Even as the skeletons started to abandon their inspection of the bodies they had toppled from the wall, Aranwen’s golden eyes rolled in the dark and she jerked her head toward the corner of the building. “Inspecting the interior,” she said in a hushed tone.
“Bak’chu’s balls,” Ch’dau cursed, “I begin to wonder if that little kitten has not seen a lock she dare not test.” His gaze danced left and right, assessing the skeletons as they began to wander away from the diversion they had created and, once more, began to spread out across the estate’s grounds.
The kazari sighed, then, and nodded to the slowly encroaching creatures even as he handed Aranwen back her rope. “Mind these,” he chuffed, “or make for the house. I shall fetch the kibibi and be close behind.”
((OOC: Up to you what course Ara and Mosic take, of course, Butterfly))
With a soft grunt, Ch’dau pushed himself away from the wall and quickly rounded the corner Aranwen had indicated. He had scarcely turned that corner when he saw the door which Kithran had opened and made his way to it, meeting the dark-haired half-syl just as she sought to exit.
“What are you doing, kibibi,” he huffed from one side of the threshold as she blinked her dark eyes at him from the other, “We do not have the time for this.”
((OOC: Assuming a “Says you, cat-beast. There’s some stuff in that trunk you might be interested in. Don’t imagine it’d fit a human.” Or something like that… ))
A quizzical look wafted across the kazari’s face, then, and he looked past the thief to the chest she had indicated for a second before stepping out of her way and jerking his head in the direction of Aranwen and the priest. “Go,” he chuffed, “keep to the bladesinger until you reach the house. I am just behind.”
At first, he had thought to ignore her invitation but, as she shrugged and slipped past him and back into the shadows, Ch’dau’s eyes were drawn to the open trunk and Kith’s words echoed in his head… Don’t imagine it’d fit a human… Surpressing the irritated growl that welled in his chest, the Kazari stepped into the building and strode toward the chest, chastising himself at the stupidity of it with each step. Then, as he peered into the thing, he couldn’t help but chuckle. He saw his falcata and dak’tar carelessly tucked amongst the rags and refuse that filled the thing. “That girl,” he snorted, reaching for the weapons he thought he would never see again…
There was no time to overthink it. He pulled the bone-worked, leather bandoliers from the trunk, making quick work of replacing the stolen short-swords with them, and, with a glance over his shoulders as three shadows passed the doorway, snatched up the leather-strapped skirt of a dak’tar, as well. He tore off the uncomforatble pants he had been wearing, then, and buckled the dak’tar quickly around his waist, securing his gear and his pride all at once, before turning for the doorway, ignoring whatever else might have been nestled in the trunk’s fetid interior.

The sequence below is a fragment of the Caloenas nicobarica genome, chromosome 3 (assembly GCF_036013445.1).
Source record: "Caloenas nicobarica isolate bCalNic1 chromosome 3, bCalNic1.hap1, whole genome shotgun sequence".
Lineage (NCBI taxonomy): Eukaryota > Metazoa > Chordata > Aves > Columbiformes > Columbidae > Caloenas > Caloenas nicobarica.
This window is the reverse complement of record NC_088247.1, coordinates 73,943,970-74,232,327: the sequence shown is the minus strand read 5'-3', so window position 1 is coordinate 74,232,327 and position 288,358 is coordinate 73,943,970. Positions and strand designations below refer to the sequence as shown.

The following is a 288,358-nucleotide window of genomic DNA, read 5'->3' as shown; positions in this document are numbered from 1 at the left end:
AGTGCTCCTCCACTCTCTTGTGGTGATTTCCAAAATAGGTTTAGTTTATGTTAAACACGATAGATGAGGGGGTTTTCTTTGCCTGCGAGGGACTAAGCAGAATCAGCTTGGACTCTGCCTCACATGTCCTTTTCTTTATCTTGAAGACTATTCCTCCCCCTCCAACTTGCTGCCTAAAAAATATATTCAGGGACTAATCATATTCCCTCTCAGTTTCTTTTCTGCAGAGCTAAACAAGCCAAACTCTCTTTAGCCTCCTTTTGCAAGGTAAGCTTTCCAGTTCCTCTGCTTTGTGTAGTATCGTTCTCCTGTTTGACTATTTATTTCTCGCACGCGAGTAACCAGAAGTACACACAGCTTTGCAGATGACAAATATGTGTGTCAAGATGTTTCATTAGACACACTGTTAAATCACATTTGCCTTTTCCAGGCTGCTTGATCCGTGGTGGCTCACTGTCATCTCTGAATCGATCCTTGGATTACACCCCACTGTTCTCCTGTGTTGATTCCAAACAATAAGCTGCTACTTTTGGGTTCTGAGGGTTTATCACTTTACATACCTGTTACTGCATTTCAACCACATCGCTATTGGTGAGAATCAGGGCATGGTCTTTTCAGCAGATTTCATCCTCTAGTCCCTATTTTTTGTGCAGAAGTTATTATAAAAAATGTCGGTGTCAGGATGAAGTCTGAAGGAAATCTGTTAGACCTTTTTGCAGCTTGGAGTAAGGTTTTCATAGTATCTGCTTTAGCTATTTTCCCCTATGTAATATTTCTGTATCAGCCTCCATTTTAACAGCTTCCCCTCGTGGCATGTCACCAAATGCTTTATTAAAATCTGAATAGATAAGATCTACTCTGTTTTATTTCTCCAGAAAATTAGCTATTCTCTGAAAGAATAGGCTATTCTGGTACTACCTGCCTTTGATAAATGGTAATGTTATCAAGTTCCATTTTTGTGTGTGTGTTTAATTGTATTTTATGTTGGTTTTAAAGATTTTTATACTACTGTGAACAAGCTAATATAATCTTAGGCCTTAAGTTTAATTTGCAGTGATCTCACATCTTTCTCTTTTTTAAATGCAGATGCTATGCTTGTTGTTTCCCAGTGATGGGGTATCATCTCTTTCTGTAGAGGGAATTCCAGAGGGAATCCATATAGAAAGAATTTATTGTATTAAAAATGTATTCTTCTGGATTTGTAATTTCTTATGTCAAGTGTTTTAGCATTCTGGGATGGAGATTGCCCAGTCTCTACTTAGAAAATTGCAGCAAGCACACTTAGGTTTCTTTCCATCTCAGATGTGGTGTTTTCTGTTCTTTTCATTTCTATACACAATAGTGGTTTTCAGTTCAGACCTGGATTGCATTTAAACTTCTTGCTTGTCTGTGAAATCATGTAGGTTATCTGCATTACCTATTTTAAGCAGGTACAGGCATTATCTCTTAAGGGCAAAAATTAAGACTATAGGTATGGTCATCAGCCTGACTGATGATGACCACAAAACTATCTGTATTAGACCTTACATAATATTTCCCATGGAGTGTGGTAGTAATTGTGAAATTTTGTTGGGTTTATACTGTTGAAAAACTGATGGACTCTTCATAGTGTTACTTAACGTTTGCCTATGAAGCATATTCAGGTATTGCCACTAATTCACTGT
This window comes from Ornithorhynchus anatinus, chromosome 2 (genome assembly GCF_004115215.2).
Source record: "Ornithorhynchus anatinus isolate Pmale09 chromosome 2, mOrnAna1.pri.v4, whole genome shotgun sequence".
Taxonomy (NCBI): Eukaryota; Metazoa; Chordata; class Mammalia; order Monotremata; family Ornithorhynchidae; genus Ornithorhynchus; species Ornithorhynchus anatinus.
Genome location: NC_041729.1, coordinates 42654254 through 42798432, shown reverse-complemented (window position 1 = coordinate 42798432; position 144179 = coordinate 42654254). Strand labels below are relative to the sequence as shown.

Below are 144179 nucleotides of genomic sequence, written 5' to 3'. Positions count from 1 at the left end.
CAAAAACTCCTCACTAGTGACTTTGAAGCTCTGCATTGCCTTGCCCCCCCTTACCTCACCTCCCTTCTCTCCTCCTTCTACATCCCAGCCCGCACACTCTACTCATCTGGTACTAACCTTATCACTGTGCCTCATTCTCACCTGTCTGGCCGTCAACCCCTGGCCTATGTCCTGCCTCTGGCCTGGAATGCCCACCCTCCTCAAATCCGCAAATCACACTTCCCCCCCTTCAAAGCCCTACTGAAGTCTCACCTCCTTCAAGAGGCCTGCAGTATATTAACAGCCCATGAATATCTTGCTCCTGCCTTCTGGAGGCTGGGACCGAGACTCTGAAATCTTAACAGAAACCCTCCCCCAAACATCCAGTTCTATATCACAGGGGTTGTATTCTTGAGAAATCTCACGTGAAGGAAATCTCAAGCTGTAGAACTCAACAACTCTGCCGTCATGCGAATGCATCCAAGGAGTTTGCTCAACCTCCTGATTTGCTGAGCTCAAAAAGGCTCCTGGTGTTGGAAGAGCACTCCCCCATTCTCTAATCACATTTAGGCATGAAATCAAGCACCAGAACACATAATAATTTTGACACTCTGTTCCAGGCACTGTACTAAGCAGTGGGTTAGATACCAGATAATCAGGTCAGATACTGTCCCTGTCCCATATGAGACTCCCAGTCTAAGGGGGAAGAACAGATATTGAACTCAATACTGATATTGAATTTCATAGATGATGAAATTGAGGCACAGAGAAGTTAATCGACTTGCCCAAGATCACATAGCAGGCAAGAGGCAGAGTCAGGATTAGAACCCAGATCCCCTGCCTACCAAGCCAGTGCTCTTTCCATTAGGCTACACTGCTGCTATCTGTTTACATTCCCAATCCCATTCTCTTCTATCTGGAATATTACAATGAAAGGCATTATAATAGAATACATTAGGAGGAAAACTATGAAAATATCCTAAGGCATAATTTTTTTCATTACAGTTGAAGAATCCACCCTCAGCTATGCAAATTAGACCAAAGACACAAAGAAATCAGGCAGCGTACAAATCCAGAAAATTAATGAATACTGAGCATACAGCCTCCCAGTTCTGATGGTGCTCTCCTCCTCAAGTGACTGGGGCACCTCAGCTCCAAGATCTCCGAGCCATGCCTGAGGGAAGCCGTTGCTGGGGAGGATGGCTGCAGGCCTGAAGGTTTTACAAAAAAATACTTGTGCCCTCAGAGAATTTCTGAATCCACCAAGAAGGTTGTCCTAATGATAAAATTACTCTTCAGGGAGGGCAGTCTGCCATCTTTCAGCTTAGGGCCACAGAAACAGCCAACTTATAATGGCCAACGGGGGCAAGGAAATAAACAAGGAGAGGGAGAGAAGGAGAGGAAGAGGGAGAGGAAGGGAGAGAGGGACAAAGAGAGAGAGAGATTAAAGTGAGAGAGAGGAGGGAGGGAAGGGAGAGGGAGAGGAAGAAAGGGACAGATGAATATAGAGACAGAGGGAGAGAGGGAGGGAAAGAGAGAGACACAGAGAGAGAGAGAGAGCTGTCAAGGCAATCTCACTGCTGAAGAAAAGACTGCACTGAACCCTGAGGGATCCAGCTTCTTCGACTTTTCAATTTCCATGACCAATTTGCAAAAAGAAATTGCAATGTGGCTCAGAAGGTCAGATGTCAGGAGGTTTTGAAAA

…As he crossed back intothe outside world, he tugged the hook-bladed falcata free or their sheaths and grinned before his gaze caught sight of a bone-legged warrior staggering in his direction. A low growl built within him as he turned his gaze, briefly, from the approaching skeleton and toward the three shadows that were charging for the manor house. “Quickly, t’mbili’i,” he barked, moving to cut the femurs from under the bone warrior as his comapnions sprinted for the manse, “our distraction is finished.”
A single swipe of the falcata had served its purpose and the skeleton collapsed into a heap of still bones as Ch’dau backed away in slow pursuit of his tiny clan. Still, more moved to replace it, and, with the determination of the approaching undead, the growl in Ch’dau’s chest rose along with the press.
Posted on 2019-12-13 at 21:39:36.
Edited on 2019-12-14 at 11:55:52 by Eol Fefalas
Reralae Dreamer of Bladesong Karma: 142/12 2506 Posts
The kazari sighed, then, and nodded to the slowly encroaching creatures even as he handed Aranwen back her rope. “Mind these,” he chuffed, “or make for the house. I shall fetch the kibibi and be close behind.”
Aranwen nodded, “Be swift,” She returned, “We must be sure not to let ourselves be surrounded, or separated.”
With a soft grunt, Ch’dau pushed himself away from the wall and quickly rounded the corner Aranwen had indicated. He had scarcely turned that corner when he saw the door which Kithran had opened and made his way to it, meeting the dark-haired half-syl just as she sought to exit.
Aranwen beckoned to Mosic to follow her, “We still have some time, and are undiscovered as yet, best for me not to join battle as of yet. Bladesong is not exactly subtle.”
She crossed the path from the separate building to the larger keep, not at a swift pace, but slow and methodical, as if she were meant to be there, another guard or someone in Adedre’s employ. She didn’t want to move too far ahead of Ch’dau and Kithran, not when the risk of being surrounded was great.
And on that thought, she saw skeletons noticing her approach to the keep, their clattering bones and chittering jaws growing louder in recognition of a target. She swore under her breath, “Mosic, stay close!” She repeated, not that she expected Mosic to need reminding.